Tour de France 2018: stage-by-stage guide

Stage one, Noirmoutier-en-Isle-Fontenay le Comte 201km

A flat opener, no doubt amid relief that the race is not crossing to the mainland via the tidal causeway of Le Passage du Gois, although with long stretches on exposed coastal roads, if the wind blows the race could splinter as it did in Holland in 2015. Even if that happens, a sprint from a reduced bunch is a near-certainty, and Peter Sagan will be favourite.

Stage two, Mouilleron-Saint-Germain-La Roche sur Yon, 182.5km

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Another Vendée loop, mainly westwards, with a single fourth-cat climb: another day for Mark Cavendish and company. Time to explain a minor change to the format intended to liven up the the first nine stages; as well as time bonuses at the finish, a few seconds are on offer at a sprint close to the finish; today’s is 14km out, and should make the finale even more hectic.

Stage three, Cholet-Cholet team time trial, 35.5km

For the GC men days one and two are about staying upright and in touch. This is the first chance for gaps to open – particularly if it’s breezy or wet – and all eyes will be on Team Sky, who have yet to win a Tour team time trial. It’s not a straightforward blast, peppered with corners and with two little hills after halfway to put any strugglers under pressure.

Stage four, La Baule-Sarzeau, 195km

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Into the cycling heartland of Brittany for a third sprint day – no wonder the young Australian fastman Caleb Ewan was devastated to be left out. The race should have a more controlled pattern now – breakaway, chase, sprint – where it is to be hoped that Peter Sagan will stay in a straight line avoiding last year’s controversy.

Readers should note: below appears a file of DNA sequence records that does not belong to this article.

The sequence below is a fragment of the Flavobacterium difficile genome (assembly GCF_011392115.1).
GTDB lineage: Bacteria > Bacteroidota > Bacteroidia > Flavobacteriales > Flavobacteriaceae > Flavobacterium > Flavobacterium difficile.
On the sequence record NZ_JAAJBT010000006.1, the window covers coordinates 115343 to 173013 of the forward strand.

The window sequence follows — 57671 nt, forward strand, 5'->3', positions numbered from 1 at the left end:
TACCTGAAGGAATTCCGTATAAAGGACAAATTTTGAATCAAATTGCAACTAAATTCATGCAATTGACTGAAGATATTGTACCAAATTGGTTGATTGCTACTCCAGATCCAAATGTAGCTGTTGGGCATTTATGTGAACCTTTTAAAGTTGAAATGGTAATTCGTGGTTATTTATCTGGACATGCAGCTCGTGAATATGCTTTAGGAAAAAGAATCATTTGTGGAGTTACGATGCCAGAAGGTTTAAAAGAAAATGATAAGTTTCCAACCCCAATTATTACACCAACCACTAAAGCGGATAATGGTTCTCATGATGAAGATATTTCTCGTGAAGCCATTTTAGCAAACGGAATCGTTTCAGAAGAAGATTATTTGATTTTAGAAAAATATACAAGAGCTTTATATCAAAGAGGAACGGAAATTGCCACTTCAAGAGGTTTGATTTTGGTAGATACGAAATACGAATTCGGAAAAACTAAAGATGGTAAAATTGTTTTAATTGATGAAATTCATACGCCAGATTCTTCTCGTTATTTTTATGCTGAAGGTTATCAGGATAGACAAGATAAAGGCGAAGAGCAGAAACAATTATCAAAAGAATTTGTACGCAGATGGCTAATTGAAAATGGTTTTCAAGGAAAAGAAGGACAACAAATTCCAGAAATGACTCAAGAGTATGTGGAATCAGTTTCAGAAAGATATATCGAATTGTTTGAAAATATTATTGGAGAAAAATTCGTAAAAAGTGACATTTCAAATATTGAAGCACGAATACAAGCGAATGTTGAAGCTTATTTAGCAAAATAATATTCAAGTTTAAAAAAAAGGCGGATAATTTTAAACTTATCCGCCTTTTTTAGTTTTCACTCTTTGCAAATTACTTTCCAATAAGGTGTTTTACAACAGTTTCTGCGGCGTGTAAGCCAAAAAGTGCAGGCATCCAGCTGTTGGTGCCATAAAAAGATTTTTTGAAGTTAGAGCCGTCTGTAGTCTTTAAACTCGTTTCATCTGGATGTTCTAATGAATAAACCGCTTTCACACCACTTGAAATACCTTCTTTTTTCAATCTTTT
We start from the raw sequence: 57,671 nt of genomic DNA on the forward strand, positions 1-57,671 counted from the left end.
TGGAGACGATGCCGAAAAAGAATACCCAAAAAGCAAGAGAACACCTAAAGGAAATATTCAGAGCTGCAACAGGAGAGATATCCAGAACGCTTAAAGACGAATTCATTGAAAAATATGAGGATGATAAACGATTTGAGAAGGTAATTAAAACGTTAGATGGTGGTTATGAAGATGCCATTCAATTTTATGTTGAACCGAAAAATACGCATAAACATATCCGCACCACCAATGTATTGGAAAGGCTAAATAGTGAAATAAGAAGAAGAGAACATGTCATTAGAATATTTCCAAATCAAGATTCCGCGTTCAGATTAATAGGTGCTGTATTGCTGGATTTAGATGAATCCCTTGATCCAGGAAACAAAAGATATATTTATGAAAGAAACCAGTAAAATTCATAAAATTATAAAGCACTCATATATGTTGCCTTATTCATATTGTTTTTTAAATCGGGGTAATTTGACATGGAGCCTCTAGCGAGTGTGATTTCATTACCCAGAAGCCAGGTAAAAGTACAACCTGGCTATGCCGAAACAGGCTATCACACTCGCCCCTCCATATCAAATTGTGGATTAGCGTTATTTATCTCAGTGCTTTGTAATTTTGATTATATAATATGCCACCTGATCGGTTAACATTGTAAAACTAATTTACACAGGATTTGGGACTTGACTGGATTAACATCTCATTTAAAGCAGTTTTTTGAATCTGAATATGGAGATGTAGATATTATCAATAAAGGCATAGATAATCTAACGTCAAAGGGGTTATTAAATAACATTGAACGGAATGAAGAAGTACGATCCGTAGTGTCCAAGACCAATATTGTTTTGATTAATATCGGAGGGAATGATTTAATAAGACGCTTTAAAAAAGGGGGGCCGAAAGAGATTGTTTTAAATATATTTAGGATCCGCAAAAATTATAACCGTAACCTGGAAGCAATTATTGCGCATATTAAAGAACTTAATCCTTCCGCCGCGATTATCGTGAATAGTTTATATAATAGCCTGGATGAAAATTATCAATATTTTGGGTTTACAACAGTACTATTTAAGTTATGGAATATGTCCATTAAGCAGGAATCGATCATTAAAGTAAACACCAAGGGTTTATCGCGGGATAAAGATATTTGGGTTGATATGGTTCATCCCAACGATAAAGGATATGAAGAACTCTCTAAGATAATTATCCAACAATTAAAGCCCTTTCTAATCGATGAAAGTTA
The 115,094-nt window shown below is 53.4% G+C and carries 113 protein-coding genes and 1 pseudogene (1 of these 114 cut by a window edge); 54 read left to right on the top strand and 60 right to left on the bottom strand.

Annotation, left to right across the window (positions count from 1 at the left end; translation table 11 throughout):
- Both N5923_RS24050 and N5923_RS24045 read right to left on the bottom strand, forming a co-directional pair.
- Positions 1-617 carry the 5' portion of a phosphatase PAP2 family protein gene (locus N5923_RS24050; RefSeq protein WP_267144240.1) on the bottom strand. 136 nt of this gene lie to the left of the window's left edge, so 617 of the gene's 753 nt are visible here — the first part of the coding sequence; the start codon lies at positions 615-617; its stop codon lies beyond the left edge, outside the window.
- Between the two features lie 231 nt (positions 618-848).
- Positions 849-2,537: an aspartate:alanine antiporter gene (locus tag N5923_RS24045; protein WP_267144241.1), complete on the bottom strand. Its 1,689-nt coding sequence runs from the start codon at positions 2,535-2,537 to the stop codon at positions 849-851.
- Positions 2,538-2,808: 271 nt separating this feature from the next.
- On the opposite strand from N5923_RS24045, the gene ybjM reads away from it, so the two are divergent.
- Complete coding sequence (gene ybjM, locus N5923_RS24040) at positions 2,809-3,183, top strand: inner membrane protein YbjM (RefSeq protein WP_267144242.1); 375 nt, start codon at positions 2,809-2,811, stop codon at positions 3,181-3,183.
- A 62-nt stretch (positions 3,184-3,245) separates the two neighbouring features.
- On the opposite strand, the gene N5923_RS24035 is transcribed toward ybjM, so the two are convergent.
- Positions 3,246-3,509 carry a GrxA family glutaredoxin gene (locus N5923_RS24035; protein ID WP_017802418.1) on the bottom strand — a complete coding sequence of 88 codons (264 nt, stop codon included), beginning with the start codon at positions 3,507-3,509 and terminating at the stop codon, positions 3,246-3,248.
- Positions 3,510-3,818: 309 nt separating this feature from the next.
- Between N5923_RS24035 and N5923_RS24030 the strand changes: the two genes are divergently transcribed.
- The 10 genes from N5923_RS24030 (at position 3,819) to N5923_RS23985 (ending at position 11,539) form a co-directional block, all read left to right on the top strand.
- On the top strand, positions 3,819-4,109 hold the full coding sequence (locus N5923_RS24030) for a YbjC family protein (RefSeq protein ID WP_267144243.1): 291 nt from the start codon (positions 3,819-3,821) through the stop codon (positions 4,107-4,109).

Stage five, Lorient-Quimper, 204.5km

Day two in Brittany, and a final 100 kilometres with five climbs, none long but all steep, with the bonus sprint on a further short ascent near the finish. A good day for a break as the finale will be hard to control, or for a sprinter who can climb like Sagan or Arnaud Démare. A classic tense stage when the Tour won’t be won but it could be lost.

Stage six, Brest-Mûr de Bretagne, 181km

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Two ascents of the steep, dead straight Breton Alpe d’Huez in the final 16 kilometres: the first true test for the overall contenders. The run-in to the climb the first time will be hectic as the riders fight for position; a crash or a puncture could be ruinous. With half its two kilometres at 10%, this climb favours riders such as Spain’s Alejandro Valverde or Chris Froome.

Stage seven, Fougères-Chartres, 231km

The longest stage of the race, probably with the wind on the riders’ backs on the rolling roads of Normandy; this will be fast and it is destined for a sprint, although if the breeze is north-westerly and teams feel enterprising the race could split up in the finale. One for the usual suspects: Mark Cavendish, Marcel Kittel, André Greipel and new kid on the block Fernando Gaviria.

Stage eight, Dreux-Amiens, 181km

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The fifth flat day out of the first eight; let’s hope the sprints haven’t all gone to Marcel Kittel, and that the shenanigans have been relatively restrained. More rolling than the day before, on “French flat”, repeated small climbs and descents which look innocuous on the profile, but take their toll. Again, the wind could make life interesting; again, it should be a sprint.

Stage nine, Arras-Roubaix, 156.5km

Lots of cobbles on a potentially key stage: the final 109km includes 15 pavé sectors, all short, but offering little respite – the longest tarmac stretch is 12km – leaving little chance to regroup after a puncture or crash. Toughest section is Camphin-en-Pévèle at 18km to go. If wet, this could be carnage; Geraint Thomas will fancy his chances, but Vincenzo Nibali won the 2014 race on a similar stage.

Stage 10, Annecy-Le Grand Bornand, 158.5km

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A lengthy transfer to the Alps for more off-roading, two kilometres of unpaved road on the hors-catégorie Col de Glières; three other climbs, all first-category, will provide a rude awakening after nine stages on the flat. With a descent to the finish after the brutal double of the Cols de Romme and Colombière, the script is an attack from Romain Bardet, but Chris Froome will have other ideas.